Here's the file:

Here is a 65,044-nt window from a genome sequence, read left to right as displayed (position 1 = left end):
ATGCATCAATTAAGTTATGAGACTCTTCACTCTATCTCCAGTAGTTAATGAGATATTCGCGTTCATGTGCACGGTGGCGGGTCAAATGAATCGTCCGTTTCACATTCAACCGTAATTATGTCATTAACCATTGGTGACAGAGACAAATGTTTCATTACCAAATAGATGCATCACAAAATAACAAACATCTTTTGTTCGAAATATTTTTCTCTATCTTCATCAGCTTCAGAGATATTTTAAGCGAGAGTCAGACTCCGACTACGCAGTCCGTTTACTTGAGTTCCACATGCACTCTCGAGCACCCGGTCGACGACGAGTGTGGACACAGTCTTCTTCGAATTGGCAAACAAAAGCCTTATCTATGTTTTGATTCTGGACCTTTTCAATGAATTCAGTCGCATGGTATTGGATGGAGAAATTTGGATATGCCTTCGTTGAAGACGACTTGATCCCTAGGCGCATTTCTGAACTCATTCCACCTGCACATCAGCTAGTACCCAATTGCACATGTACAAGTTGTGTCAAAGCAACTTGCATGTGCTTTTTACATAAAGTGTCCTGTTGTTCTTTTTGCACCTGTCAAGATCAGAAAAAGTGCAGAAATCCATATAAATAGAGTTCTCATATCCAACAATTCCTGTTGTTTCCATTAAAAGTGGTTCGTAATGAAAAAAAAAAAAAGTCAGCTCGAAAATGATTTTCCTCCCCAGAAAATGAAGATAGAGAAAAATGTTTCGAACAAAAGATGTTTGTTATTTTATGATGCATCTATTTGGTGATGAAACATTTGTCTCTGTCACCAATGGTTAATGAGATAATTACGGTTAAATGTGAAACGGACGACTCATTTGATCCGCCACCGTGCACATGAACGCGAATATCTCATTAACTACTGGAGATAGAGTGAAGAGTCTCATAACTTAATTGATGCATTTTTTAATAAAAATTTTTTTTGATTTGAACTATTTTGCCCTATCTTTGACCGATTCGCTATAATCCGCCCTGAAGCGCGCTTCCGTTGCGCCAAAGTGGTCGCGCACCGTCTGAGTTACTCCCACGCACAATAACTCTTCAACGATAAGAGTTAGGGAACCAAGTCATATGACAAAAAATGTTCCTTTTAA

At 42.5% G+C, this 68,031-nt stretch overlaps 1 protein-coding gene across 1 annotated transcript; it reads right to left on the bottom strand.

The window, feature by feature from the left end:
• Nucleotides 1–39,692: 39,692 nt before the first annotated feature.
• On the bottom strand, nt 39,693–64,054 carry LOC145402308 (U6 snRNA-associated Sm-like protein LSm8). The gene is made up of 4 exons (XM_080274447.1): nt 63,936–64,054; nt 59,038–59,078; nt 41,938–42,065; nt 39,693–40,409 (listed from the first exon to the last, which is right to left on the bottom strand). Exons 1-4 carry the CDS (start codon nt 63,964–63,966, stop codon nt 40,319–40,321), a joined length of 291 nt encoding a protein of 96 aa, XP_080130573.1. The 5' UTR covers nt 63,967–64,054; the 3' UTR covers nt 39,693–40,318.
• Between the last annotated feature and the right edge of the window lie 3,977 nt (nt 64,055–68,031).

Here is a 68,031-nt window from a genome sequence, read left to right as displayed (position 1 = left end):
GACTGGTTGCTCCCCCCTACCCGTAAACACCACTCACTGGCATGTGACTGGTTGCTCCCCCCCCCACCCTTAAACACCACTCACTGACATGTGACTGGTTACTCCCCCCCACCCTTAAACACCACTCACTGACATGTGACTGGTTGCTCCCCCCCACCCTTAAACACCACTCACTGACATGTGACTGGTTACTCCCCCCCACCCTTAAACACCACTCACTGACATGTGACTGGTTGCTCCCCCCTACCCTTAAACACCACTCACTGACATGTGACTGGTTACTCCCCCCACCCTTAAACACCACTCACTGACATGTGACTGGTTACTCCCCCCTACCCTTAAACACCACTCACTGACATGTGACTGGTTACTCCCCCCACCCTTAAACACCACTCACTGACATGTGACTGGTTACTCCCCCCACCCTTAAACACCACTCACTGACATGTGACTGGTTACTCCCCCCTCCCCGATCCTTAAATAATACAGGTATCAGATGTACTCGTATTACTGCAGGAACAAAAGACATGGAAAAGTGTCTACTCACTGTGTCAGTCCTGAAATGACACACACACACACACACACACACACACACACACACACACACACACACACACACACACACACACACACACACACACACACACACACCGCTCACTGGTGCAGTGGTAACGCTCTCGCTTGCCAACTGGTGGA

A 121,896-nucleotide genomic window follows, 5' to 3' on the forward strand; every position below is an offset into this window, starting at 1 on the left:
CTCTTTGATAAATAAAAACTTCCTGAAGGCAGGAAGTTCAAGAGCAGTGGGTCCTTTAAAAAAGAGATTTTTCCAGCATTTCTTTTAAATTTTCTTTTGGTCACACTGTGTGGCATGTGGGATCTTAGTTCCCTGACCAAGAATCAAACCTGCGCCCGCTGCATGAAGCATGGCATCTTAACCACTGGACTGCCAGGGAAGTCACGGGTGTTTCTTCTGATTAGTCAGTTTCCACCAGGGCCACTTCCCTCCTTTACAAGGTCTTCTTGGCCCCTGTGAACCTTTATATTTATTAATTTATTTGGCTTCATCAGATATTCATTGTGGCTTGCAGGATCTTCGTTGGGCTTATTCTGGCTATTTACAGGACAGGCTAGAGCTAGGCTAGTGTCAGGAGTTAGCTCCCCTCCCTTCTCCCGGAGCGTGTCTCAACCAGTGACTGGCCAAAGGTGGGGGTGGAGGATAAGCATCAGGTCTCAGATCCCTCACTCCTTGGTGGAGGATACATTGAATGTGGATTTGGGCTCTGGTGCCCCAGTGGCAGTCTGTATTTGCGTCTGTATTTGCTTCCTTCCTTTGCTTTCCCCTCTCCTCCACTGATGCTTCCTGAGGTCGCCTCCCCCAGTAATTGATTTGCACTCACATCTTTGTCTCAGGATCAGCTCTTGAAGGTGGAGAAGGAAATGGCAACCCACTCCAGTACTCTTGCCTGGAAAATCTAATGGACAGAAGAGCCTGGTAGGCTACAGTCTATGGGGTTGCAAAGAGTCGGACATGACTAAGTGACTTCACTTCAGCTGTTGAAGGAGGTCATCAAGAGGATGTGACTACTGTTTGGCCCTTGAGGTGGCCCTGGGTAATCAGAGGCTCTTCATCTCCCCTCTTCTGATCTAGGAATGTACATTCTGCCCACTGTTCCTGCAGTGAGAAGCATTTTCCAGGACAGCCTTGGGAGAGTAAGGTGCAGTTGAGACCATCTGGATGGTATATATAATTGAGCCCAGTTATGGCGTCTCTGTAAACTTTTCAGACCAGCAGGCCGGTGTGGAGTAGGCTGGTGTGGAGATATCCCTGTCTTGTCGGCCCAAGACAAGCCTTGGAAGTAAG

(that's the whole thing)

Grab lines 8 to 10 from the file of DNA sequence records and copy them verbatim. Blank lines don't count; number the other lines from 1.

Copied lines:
Here is a 68,031-nt window from a genome sequence, read left to right as displayed (position 1 = left end):
GACTGGTTGCTCCCCCCTACCCGTAAACACCACTCACTGGCATGTGACTGGTTGCTCCCCCCCCCACCCTTAAACACCACTCACTGACATGTGACTGGTTACTCCCCCCCACCCTTAAACACCACTCACTGACATGTGACTGGTTGCTCCCCCCCACCCTTAAACACCACTCACTGACATGTGACTGGTTACTCCCCCCCACCCTTAAACACCACTCACTGACATGTGACTGGTTGCTCCCCCCTACCCTTAAACACCACTCACTGACATGTGACTGGTTACTCCCCCCACCCTTAAACACCACTCACTGACATGTGACTGGTTACTCCCCCCTACCCTTAAACACCACTCACTGACATGTGACTGGTTACTCCCCCCACCCTTAAACACCACTCACTGACATGTGACTGGTTACTCCCCCCACCCTTAAACACCACTCACTGACATGTGACTGGTTACTCCCCCCTCCCCGATCCTTAAATAATACAGGTATCAGATGTACTCGTATTACTGCAGGAACAAAAGACATGGAAAAGTGTCTACTCACTGTGTCAGTCCTGAAATGACACACACACACACACACACACACACACACACACACACACACACACACACACACACACACACACACACACACACACACACACACACCGCTCACTGGTGCAGTGGTAACGCTCTCGCTTGCCAACTGGTGGA

A 121,896-nucleotide genomic window follows, 5' to 3' on the forward strand; every position below is an offset into this window, starting at 1 on the left: